Evidence of past discrimination may, but need not, include documentation of specific incidents of intentional discrimination. Instead, evidence of a statistically significant disparity between the percentage of minority students in a college's student body and the percentage of qualified minorities in the relevant pool of college-bound high school graduates may be sufficient. Such an approach is analogous to cases of employment discrimination where the courts accept statistical evidence to infer intentional discrimination against minority job applicants. See Hazelwood School District v. United States, 433 U.S. 299 (1977).
Based on this case law, Principle 3 provides that a college may award race-targeted scholarships to remedy discrimination as found by a court or by an administrative agency, such as the Department's Office for Civil Rights. OCR often has approved race-targeted financial aid programs as part of a Title VI remedial plan to eliminate the vestiges of prior discrimination within a State higher education system that previously was operated as a racially segregated dual system. As indicated by the Croson decision, a finding of past discrimination also may be made by a State or local legislative body, as long as the legislature has a strong basis in evidence identifying discrimination within its jurisdiction. The remedial use of race-targeted financial aid must be narrowly tailored to remedy the effects of the discrimination.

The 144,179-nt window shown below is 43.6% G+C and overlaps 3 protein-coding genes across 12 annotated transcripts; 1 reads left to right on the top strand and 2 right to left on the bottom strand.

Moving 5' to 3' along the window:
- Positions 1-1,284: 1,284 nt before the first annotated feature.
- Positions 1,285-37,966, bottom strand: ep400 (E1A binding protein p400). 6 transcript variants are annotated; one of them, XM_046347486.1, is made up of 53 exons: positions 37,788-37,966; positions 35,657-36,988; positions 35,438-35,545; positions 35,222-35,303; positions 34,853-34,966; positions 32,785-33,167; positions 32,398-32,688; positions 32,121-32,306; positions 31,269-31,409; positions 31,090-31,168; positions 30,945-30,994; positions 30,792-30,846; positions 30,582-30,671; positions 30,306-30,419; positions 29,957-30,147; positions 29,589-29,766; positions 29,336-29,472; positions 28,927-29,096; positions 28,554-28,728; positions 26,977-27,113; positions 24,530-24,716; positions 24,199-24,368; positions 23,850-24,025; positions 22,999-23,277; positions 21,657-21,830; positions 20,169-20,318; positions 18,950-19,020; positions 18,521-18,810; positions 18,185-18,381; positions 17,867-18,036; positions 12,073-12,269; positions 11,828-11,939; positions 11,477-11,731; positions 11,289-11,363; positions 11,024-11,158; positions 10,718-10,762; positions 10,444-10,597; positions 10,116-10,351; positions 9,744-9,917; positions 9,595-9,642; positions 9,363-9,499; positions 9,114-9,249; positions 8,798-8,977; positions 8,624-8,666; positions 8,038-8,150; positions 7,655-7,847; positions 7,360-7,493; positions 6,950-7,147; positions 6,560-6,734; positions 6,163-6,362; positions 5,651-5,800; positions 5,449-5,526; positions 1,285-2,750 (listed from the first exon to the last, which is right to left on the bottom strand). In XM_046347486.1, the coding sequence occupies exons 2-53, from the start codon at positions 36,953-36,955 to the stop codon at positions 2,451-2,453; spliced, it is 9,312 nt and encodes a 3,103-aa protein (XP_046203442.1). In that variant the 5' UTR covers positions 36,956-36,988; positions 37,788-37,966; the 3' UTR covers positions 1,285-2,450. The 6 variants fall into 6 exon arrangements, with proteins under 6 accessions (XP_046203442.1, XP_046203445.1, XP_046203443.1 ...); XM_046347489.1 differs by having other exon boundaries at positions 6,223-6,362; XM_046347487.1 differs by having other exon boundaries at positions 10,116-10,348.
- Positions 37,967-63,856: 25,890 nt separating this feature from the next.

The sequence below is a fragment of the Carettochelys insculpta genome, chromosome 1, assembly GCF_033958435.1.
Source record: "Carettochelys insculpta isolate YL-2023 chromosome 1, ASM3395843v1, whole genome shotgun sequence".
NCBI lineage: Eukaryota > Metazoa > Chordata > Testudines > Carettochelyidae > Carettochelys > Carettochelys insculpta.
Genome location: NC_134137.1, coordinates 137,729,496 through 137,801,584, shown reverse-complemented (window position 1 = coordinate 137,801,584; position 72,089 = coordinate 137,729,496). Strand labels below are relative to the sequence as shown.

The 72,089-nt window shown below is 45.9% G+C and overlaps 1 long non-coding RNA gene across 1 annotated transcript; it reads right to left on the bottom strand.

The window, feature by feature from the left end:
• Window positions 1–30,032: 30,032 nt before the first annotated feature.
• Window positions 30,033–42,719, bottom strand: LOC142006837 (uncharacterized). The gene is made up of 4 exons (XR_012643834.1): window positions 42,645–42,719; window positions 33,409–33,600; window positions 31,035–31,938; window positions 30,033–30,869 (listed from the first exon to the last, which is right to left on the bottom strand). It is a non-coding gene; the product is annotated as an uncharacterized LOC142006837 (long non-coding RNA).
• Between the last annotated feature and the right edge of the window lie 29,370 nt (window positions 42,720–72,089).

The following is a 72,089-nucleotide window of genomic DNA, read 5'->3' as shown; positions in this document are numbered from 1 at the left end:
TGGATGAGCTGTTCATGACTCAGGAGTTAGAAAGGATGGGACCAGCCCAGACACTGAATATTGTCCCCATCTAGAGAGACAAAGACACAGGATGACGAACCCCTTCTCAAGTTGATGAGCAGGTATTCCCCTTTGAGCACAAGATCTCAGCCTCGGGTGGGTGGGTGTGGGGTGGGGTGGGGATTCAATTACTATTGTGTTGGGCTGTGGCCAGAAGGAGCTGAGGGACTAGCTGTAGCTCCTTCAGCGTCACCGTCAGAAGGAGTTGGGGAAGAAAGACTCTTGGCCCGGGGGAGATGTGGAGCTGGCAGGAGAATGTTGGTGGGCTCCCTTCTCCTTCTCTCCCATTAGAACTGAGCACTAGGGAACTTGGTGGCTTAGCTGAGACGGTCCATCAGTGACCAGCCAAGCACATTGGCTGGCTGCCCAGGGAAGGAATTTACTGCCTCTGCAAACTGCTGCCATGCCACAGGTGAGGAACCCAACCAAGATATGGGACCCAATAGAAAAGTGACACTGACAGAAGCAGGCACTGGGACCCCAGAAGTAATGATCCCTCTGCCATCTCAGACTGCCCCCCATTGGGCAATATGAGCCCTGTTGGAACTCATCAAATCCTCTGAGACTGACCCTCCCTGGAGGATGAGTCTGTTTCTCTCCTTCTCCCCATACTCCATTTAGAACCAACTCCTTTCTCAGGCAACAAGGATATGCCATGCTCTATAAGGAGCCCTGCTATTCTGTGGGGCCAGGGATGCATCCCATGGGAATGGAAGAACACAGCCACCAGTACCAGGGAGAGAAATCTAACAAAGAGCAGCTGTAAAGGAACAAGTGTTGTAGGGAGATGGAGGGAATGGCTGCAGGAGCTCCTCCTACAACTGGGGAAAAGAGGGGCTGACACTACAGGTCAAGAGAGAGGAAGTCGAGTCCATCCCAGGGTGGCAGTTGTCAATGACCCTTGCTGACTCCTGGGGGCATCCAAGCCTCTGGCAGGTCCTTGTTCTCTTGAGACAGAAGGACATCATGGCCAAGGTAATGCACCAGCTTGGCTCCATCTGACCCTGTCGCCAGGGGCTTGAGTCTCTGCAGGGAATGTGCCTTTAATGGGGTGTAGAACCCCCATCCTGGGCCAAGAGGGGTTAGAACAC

As revised, Principle 3 also allows a college to award student aid on the basis of race or national origin as part of affirmative action to remedy the effects of the school's past discrimination without waiting for a finding to be made by OCR, a court, or a legislative body, if the college has convincing evidence of past discrimination justifying the affirmative action. The Department's Title VI regulations, like the Fourteenth Amendment, do not require that antecedent or contemporaneous findings of past discrimination be made before remedial affirmative action is implemented, as long as the college has a strong basis in evidence of its past discrimination. Allowing colleges to implement narrowly tailored remedial affirmative action if there is strong evidentiary support for it - without requiring that it be delayed until a finding is made by OCR, a court, or a legislative body - will assist in ensuring that Title VI's mandate against discrimination based on race or national origin is achieved.
4. Financial Aid To Create Diversity
The Title VI regulations permit a college to take voluntary affirmative action, even in the absence of past discrimination, in response to conditions that have limited the participation at the college of students of a particular race or national origin. 34 CFR 1O0.3(b)(6)(ii); see 34 CFR 100.5(i). In Regents of the University of California v. Bakke, supra, the Supreme Court considered whether the University could take voluntary affirmative action by setting aside places in each medical school class for which only minority students could compete.